Sadie hushed her busy tongue that evening as she saw in the moonlight Ester kneeling to pray; and a kind of awe stole over her for a moment as she saw that the kneeler seemed unconscious of any earthly presence. Somehow it struck Sadie as a different matter from any kneeling which she had ever watched in the moonlight before.
And Ester, as she rested her tired, happy head upon her own pillow, felt this word ringing sweetly in her heart: “And ye are Christ’s, and Christ is God’s.”
Ester was winding the last smooth coil of hair around her head when Sadie opened her eyes the next morning.
“My!” she said. “Do you know, Ester, it is perfectly delightful to me to lie here and look at you, and remember that I shall not be responsible for those cakes this morning? They shall want a pint of soda added to them for all that I shall need to know or care.”
Ester laughed. “You will surely have your pantry well stocked with soda,” she said, gayly. “It seems to have made a very strong impression on your mind.”
But the greeting had chimed with her previous thoughts and sounded pleasant to her. She had come home to be the helper; her mother and Sadie should feel and realize after this how very much of a helper she could be. That very day should be the commencement of her old, new life. It was baking day—her detestation heretofore, her pleasure now. No more useful day could be chosen. How she would dispatch the pies and cakes and biscuits, to say nothing of the wonderful loaves of bread. She smiled brightly on her young sister, as she realized in a measure the weight of care which she was about to lift from her shoulders; and by the time she was ready for the duties of the day she had lived over in imagination the entire routine of duties connected with that busy, useful, happy day. She went out from her little clothes-press wrapped in armor—the pantry and kitchen were to be her battle-field, and a whole host of old temptations and trials were there to be met and vanquished. So Ester planned, and yet it so happened that she did not once enter the kitchen during all that long busy day, and Sadie’s young shoulders bore more of the hundred little burdens of life that Saturday than they had ever felt before. Descending the stairs, Ester met Dr. Van Anden for the first time since her return. He greeted her with a hurried “good-morning,” quite as if he had seen her only the day before, and at once pressed her into service:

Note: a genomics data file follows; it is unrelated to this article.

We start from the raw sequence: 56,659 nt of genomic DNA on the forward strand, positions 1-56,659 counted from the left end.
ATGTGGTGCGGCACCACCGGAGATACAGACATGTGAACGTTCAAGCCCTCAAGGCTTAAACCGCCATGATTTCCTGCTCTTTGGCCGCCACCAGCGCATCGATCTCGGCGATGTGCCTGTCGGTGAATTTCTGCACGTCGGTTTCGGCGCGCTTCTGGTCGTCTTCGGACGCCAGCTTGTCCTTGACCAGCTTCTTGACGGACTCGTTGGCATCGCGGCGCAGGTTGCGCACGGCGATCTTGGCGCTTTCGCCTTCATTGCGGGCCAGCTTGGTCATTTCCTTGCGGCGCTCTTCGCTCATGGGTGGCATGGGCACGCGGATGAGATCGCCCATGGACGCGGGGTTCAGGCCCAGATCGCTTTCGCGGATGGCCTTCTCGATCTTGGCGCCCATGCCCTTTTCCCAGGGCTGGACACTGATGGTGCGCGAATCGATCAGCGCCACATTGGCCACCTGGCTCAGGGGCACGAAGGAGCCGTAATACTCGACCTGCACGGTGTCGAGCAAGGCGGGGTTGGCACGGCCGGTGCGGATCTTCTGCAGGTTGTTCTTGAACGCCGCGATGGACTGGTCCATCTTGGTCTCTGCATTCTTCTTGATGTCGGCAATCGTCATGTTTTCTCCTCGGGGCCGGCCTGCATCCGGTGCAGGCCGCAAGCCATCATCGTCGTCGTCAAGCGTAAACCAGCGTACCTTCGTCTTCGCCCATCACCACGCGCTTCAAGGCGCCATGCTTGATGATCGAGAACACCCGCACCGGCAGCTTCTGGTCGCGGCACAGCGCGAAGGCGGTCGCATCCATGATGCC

“Miss Ester, will you go to Mr. Holland immediately? I can not find your mother. Send Mrs. Holland from the room, she excites him. Tell her I say she must come immediately to the sitting-room; I wish to see her. Give Mr. Holland a half teaspoonful of the mixture in the wine-glass every ten minutes, and on no account leave him until I return, which will be as soon as possible.”